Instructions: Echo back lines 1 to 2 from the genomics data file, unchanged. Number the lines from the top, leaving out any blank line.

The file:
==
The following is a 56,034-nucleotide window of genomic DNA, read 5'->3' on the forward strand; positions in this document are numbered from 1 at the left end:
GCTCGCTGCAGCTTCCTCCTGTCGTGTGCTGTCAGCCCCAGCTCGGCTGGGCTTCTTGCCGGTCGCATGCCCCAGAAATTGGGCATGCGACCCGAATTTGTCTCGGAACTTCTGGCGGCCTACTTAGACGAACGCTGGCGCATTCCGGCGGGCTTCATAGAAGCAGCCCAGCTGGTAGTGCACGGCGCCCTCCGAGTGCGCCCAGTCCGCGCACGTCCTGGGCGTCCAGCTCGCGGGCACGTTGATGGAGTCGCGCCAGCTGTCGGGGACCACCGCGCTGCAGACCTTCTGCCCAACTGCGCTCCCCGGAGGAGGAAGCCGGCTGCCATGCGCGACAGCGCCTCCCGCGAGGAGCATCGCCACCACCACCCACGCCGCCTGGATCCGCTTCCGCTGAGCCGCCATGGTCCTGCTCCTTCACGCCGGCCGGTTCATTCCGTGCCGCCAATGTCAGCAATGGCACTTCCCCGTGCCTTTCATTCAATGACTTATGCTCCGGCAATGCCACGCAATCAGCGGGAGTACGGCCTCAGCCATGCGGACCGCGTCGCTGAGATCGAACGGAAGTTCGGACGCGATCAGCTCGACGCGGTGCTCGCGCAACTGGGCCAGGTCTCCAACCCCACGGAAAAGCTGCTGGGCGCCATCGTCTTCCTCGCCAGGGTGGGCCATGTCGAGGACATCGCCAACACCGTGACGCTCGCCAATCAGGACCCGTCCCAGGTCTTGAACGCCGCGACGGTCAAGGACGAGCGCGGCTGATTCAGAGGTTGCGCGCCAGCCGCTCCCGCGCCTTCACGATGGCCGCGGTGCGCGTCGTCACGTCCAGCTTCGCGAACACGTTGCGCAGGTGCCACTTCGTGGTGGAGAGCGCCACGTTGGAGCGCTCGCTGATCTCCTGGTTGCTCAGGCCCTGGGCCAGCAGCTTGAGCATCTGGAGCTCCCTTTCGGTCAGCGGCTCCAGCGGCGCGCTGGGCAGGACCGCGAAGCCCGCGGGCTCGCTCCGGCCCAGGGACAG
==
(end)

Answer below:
The following is a 56,034-nucleotide window of genomic DNA, read 5'->3' on the forward strand; positions in this document are numbered from 1 at the left end:
GCTCGCTGCAGCTTCCTCCTGTCGTGTGCTGTCAGCCCCAGCTCGGCTGGGCTTCTTGCCGGTCGCATGCCCCAGAAATTGGGCATGCGACCCGAATTTGTCTCGGAACTTCTGGCGGCCTACTTAGACGAACGCTGGCGCATTCCGGCGGGCTTCATAGAAGCAGCCCAGCTGGTAGTGCACGGCGCCCTCCGAGTGCGCCCAGTCCGCGCACGTCCTGGGCGTCCAGCTCGCGGGCACGTTGATGGAGTCGCGCCAGCTGTCGGGGACCACCGCGCTGCAGACCTTCTGCCCAACTGCGCTCCCCGGAGGAGGAAGCCGGCTGCCATGCGCGACAGCGCCTCCCGCGAGGAGCATCGCCACCACCACCCACGCCGCCTGGATCCGCTTCCGCTGAGCCGCCATGGTCCTGCTCCTTCACGCCGGCCGGTTCATTCCGTGCCGCCAATGTCAGCAATGGCACTTCCCCGTGCCTTTCATTCAATGACTTATGCTCCGGCAATGCCACGCAATCAGCGGGAGTACGGCCTCAGCCATGCGGACCGCGTCGCTGAGATCGAACGGAAGTTCGGACGCGATCAGCTCGACGCGGTGCTCGCGCAACTGGGCCAGGTCTCCAACCCCACGGAAAAGCTGCTGGGCGCCATCGTCTTCCTCGCCAGGGTGGGCCATGTCGAGGACATCGCCAACACCGTGACGCTCGCCAATCAGGACCCGTCCCAGGTCTTGAACGCCGCGACGGTCAAGGACGAGCGCGGCTGATTCAGAGGTTGCGCGCCAGCCGCTCCCGCGCCTTCACGATGGCCGCGGTGCGCGTCGTCACGTCCAGCTTCGCGAACACGTTGCGCAGGTGCCACTTCGTGGTGGAGAGCGCCACGTTGGAGCGCTCGCTGATCTCCTGGTTGCTCAGGCCCTGGGCCAGCAGCTTGAGCATCTGGAGCTCCCTTTCGGTCAGCGGCTCCAGCGGCGCGCTGGGCAGGACCGCGAAGCCCGCGGGCTCGCTCCGGCCCAGGGACAG